What if, racnode1 is not available Even in this case, client tries to establish a connection with theracnode1 Because, it is first in its address list.But since the node(racnode1) is not available, client tries to establish it’s connection with the next available address in the list (i.e racnode2). So, there is a delay to move from one node to other. This is called Connect-Time Failover. 

But the Problem is that the TIME (TCP TIMEOUT) it takes to failover, which will be ranging between a few seconds to a few minutes. For a very high critical systems/environments this is not acceptable.

To resolve this problem Oracle introduce Virtual IP (VIP).

Let's see how it works with VIP.

Now, Listener.ora of both Database is using VIP for it's configuration like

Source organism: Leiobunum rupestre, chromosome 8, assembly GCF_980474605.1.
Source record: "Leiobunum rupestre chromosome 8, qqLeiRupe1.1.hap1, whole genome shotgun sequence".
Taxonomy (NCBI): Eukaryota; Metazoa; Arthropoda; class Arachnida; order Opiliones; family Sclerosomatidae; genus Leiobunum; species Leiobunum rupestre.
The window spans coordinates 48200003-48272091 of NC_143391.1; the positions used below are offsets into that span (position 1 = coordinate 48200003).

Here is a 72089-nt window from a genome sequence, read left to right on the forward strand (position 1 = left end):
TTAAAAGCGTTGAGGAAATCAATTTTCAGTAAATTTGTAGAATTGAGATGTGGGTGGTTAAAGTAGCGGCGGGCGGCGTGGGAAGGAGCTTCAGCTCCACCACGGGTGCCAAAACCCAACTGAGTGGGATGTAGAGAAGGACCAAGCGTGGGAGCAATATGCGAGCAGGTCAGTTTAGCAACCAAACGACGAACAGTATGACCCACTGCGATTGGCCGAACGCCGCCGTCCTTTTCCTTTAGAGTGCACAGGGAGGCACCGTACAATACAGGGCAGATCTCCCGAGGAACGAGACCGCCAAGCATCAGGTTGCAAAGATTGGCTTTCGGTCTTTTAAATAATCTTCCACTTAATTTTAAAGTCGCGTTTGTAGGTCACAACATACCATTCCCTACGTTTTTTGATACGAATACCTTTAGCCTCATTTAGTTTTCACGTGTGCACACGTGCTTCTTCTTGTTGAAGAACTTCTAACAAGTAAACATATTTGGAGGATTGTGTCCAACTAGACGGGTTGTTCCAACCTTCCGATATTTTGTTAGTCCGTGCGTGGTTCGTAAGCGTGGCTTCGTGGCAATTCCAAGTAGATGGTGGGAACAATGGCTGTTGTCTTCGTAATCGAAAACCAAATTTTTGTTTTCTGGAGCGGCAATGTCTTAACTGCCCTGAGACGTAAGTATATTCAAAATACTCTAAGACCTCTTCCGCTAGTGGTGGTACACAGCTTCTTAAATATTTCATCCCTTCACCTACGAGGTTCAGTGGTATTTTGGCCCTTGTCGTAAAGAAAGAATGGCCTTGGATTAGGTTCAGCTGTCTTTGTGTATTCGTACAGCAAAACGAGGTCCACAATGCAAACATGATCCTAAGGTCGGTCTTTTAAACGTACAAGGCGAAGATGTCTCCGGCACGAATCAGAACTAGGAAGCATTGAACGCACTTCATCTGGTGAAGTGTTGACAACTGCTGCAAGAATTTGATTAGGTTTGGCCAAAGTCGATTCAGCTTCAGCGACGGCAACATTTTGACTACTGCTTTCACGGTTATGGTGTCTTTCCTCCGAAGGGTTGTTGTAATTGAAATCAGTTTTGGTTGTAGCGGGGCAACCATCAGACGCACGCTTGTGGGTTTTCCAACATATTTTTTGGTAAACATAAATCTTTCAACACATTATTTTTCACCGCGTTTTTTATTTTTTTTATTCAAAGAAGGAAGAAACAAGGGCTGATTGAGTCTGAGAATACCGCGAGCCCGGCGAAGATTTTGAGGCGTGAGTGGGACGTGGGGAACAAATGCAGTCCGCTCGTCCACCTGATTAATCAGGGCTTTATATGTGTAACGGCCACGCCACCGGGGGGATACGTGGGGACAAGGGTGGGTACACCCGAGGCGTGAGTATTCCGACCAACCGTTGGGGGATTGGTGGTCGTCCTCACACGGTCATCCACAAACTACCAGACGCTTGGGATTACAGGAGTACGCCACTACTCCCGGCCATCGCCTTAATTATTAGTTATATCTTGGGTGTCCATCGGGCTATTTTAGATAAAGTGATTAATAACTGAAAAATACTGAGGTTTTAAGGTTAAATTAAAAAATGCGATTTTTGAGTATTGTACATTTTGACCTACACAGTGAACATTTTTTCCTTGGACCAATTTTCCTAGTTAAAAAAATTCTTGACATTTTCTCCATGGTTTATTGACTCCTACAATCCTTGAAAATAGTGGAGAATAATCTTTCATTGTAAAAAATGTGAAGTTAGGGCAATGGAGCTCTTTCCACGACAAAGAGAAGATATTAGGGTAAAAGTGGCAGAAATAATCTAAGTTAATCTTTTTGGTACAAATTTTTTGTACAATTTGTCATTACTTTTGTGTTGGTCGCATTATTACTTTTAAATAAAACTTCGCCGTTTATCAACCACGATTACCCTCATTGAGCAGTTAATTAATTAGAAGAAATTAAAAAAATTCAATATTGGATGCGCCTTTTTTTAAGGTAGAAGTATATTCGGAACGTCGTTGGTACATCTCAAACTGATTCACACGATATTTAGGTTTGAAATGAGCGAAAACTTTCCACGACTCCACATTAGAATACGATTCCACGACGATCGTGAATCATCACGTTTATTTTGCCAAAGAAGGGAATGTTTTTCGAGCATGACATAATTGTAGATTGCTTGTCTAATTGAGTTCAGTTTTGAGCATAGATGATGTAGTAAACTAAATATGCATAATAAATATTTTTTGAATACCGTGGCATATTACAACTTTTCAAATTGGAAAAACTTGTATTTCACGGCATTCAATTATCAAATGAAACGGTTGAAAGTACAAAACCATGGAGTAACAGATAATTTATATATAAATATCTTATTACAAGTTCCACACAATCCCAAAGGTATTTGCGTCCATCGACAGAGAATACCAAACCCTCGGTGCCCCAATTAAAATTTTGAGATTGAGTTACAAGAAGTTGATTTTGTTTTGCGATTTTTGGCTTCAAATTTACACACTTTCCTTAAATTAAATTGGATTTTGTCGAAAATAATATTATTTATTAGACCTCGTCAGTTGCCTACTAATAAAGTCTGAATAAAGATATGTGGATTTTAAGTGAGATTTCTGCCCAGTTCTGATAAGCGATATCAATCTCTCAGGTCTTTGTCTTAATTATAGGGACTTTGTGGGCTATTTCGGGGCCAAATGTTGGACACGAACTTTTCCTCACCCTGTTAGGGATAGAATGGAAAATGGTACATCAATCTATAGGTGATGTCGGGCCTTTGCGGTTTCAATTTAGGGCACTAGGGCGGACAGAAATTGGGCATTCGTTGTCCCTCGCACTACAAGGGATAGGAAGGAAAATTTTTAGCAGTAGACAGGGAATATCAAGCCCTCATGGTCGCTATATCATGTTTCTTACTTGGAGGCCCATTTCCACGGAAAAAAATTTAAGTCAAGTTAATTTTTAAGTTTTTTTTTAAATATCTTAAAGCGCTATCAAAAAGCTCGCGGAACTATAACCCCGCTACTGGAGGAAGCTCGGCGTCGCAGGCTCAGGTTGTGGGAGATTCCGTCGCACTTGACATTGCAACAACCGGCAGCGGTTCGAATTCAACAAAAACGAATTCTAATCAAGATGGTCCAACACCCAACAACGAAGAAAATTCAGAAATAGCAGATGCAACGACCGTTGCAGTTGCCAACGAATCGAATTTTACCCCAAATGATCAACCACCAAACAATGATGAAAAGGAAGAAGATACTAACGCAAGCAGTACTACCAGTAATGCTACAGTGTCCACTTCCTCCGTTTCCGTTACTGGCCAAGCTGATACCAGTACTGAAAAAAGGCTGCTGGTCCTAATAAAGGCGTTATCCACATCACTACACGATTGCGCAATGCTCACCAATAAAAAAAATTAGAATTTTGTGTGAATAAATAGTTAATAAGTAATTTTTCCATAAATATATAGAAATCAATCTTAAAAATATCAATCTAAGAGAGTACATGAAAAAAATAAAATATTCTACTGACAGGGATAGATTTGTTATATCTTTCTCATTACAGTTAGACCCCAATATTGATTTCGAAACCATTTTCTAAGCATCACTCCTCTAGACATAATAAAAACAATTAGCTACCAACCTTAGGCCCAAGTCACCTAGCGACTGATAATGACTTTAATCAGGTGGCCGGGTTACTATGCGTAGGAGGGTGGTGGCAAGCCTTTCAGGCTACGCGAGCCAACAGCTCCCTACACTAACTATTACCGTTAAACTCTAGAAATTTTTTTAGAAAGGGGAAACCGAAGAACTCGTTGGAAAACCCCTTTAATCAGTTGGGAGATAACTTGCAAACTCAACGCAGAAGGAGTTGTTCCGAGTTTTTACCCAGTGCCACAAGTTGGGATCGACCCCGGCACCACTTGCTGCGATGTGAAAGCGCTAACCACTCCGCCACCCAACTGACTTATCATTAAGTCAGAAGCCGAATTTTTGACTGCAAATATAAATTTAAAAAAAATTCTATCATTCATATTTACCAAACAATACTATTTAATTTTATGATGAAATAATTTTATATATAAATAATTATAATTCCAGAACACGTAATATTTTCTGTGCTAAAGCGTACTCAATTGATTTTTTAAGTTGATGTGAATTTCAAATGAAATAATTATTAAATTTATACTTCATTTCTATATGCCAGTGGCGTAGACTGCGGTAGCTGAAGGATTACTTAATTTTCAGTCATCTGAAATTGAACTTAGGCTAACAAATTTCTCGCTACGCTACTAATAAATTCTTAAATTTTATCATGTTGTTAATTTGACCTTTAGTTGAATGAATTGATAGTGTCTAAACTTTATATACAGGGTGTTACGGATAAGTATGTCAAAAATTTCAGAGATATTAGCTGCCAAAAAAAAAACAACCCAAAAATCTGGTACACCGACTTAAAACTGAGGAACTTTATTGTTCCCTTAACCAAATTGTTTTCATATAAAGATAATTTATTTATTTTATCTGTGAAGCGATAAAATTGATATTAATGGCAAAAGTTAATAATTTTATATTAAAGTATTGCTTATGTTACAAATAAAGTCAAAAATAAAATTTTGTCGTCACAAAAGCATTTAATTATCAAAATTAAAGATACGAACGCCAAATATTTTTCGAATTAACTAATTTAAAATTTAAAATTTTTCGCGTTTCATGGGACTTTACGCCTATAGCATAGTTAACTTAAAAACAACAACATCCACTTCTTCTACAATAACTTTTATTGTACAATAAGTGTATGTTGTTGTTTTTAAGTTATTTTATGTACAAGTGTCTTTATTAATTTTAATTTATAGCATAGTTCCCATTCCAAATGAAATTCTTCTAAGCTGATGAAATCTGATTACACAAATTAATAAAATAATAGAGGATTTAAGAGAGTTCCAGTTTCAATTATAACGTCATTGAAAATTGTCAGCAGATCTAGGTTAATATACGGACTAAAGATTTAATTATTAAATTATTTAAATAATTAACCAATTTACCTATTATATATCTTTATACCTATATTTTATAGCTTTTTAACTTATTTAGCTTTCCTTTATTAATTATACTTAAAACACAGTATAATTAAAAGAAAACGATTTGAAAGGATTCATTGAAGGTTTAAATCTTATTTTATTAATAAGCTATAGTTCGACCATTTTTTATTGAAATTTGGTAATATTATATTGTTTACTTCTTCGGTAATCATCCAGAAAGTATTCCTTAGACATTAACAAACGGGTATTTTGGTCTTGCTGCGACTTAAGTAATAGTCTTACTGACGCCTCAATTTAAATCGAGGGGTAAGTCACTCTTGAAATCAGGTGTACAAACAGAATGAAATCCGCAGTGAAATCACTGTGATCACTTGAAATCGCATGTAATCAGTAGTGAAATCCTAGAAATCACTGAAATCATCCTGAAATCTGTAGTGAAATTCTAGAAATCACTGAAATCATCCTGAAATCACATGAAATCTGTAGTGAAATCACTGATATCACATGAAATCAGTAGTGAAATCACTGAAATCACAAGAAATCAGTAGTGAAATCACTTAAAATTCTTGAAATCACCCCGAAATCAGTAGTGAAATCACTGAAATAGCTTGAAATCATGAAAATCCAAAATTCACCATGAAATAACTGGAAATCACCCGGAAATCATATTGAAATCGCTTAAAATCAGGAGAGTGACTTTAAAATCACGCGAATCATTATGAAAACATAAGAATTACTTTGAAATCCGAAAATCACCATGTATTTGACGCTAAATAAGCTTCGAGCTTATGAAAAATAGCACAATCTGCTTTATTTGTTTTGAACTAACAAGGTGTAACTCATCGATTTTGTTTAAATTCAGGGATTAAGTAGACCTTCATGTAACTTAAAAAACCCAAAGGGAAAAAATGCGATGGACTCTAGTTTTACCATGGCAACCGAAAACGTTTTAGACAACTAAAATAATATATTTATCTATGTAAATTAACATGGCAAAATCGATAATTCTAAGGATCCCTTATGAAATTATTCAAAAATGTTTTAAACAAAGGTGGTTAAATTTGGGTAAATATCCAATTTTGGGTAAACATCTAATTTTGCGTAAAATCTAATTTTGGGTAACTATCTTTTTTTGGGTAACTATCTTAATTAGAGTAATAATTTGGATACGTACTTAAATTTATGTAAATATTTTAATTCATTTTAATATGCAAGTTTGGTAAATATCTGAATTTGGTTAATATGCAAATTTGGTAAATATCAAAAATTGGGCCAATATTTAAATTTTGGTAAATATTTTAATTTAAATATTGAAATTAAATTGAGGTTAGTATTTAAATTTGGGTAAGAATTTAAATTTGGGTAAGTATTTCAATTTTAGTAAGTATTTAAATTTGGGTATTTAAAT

LISTENER=
  (DESCRIPTION=
    (ADDRESS_LIST=
      (ADDRESS=(PROTOCOL=tcp)(HOST=racnode1_vip1)(PORT=1521))
      (ADDRESS=(PROTOCOL=ipc)(KEY=extproc))))
SID_LIST_LISTENER=
  (SID_LIST=
    (SID_DESC=
      (GLOBAL_DBNAME=sales.us.example.com)
      (ORACLE_HOME=/oracle10g)
      (SID_NAME=Service1))
    (SID_DESC=
      (SID_NAME=plsextproc)
      (ORACLE_HOME=/oracle10g)
      (PROGRAM=extproc)))


Hence, Tnsnames.ora for Client system will be like 
 

Service1 =
(DESCRIPTION =
  (ADDRESS=(PROTOCOL=TCP)(HOST=racnode1_vip1)(PORT=1521))
  (ADDRESS=(PROTOCOL=TCP)(HOST=racnode1_vip2)(PORT=1521))
    (CONNECT_DATA =
      (SERVICE_NAME = Service1)
     )
  )


Now, A new connection to database will first go to racnode1_vip1, if this node is alive and workingfine connection will be establish and user can continue work.

What if, racnode1_vip1 is not available Even in this case, client tries to establish a connection with the racnode1_vip1 Because, it is first in its address list. But since the node(racnode1_vip1) is notavailable, CRS will come in to picture and move the failed node’s VIP to one of the surviving nodes of the cluster.